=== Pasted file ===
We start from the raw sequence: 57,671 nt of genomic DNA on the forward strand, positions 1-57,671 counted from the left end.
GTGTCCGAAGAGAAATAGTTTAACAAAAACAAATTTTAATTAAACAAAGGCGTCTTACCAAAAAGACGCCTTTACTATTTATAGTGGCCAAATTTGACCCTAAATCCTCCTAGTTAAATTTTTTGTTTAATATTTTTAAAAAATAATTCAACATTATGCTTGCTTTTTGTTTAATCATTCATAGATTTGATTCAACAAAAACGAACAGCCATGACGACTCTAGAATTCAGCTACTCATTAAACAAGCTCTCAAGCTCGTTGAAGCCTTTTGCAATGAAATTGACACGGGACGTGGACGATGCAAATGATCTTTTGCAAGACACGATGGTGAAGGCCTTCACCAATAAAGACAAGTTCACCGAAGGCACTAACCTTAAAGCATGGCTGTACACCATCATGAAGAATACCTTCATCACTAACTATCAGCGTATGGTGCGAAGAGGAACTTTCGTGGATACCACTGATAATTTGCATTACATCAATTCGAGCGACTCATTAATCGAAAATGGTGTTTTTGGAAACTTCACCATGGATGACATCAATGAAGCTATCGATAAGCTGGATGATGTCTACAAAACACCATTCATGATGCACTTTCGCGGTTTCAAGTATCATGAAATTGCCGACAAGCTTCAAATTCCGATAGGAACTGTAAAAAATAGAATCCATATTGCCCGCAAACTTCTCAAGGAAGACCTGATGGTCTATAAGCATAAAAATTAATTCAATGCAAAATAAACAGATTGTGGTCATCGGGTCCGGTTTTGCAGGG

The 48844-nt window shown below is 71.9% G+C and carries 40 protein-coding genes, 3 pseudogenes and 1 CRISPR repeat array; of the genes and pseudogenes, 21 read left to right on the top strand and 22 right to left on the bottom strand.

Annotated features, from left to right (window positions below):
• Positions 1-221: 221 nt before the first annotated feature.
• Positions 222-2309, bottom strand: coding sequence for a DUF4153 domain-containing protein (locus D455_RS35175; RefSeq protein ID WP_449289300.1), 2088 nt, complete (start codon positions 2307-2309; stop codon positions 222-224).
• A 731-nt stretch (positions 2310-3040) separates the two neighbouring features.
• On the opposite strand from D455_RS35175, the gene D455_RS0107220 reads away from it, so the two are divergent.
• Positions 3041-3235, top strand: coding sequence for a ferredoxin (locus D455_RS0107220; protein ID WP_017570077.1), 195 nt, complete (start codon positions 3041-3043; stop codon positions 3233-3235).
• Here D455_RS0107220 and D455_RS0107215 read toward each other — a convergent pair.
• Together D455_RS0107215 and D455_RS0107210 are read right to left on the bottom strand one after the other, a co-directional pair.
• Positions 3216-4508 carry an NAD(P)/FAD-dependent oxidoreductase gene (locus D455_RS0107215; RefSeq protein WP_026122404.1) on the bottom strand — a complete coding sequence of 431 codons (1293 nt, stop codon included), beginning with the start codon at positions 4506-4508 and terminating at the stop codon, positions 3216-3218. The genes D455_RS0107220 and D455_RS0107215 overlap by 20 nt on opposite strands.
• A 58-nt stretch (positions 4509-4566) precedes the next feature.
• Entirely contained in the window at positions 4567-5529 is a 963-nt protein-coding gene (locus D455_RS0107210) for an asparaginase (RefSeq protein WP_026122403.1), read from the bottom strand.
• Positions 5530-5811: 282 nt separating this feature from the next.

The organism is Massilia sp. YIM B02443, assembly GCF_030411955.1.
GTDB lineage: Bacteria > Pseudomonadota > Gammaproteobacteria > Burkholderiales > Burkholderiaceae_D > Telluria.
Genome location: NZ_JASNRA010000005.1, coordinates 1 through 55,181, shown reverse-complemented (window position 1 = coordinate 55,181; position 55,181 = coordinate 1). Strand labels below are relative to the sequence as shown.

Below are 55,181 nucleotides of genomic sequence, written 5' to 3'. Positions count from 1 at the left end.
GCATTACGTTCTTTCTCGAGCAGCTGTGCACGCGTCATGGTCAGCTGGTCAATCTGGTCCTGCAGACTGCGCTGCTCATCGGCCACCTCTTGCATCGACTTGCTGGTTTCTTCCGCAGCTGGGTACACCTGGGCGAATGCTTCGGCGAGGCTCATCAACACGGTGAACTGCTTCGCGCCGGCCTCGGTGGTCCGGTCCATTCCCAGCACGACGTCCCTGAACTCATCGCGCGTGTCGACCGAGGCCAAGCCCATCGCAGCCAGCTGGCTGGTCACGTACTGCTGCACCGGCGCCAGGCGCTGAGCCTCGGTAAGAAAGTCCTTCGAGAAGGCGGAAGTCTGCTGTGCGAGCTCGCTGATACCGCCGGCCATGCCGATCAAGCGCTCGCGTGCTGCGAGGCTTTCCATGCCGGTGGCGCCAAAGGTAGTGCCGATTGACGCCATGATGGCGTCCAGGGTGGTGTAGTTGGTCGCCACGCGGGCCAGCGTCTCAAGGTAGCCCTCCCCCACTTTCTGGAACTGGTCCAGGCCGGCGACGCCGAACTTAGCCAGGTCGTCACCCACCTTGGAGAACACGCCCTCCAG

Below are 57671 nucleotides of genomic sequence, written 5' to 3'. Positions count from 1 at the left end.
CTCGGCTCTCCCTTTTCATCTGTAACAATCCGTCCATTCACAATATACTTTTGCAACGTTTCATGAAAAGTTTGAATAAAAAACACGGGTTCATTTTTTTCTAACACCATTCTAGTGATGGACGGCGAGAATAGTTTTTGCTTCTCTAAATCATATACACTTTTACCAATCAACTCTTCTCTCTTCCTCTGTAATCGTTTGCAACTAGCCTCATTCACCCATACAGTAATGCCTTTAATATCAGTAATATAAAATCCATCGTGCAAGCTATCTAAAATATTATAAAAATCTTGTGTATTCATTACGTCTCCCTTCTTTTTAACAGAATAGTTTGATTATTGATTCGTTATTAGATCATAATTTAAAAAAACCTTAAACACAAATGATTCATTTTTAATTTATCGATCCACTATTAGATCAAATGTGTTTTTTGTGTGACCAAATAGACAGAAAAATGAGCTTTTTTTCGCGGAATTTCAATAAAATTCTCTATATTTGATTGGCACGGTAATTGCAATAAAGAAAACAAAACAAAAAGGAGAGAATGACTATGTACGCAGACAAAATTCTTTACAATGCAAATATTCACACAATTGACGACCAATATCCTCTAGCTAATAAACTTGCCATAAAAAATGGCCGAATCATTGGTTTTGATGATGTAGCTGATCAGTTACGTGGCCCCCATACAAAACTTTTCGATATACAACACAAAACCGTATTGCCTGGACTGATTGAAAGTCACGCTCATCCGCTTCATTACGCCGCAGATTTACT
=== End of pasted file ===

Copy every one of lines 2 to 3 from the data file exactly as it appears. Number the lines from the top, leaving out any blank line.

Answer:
GTGTCCGAAGAGAAATAGTTTAACAAAAACAAATTTTAATTAAACAAAGGCGTCTTACCAAAAAGACGCCTTTACTATTTATAGTGGCCAAATTTGACCCTAAATCCTCCTAGTTAAATTTTTTGTTTAATATTTTTAAAAAATAATTCAACATTATGCTTGCTTTTTGTTTAATCATTCATAGATTTGATTCAACAAAAACGAACAGCCATGACGACTCTAGAATTCAGCTACTCATTAAACAAGCTCTCAAGCTCGTTGAAGCCTTTTGCAATGAAATTGACACGGGACGTGGACGATGCAAATGATCTTTTGCAAGACACGATGGTGAAGGCCTTCACCAATAAAGACAAGTTCACCGAAGGCACTAACCTTAAAGCATGGCTGTACACCATCATGAAGAATACCTTCATCACTAACTATCAGCGTATGGTGCGAAGAGGAACTTTCGTGGATACCACTGATAATTTGCATTACATCAATTCGAGCGACTCATTAATCGAAAATGGTGTTTTTGGAAACTTCACCATGGATGACATCAATGAAGCTATCGATAAGCTGGATGATGTCTACAAAACACCATTCATGATGCACTTTCGCGGTTTCAAGTATCATGAAATTGCCGACAAGCTTCAAATTCCGATAGGAACTGTAAAAAATAGAATCCATATTGCCCGCAAACTTCTCAAGGAAGACCTGATGGTCTATAAGCATAAAAATTAATTCAATGCAAAATAAACAGATTGTGGTCATCGGGTCCGGTTTTGCAGGG

The 48844-nt window shown below is 71.9% G+C and carries 40 protein-coding genes, 3 pseudogenes and 1 CRISPR repeat array; of the genes and pseudogenes, 21 read left to right on the top strand and 22 right to left on the bottom strand.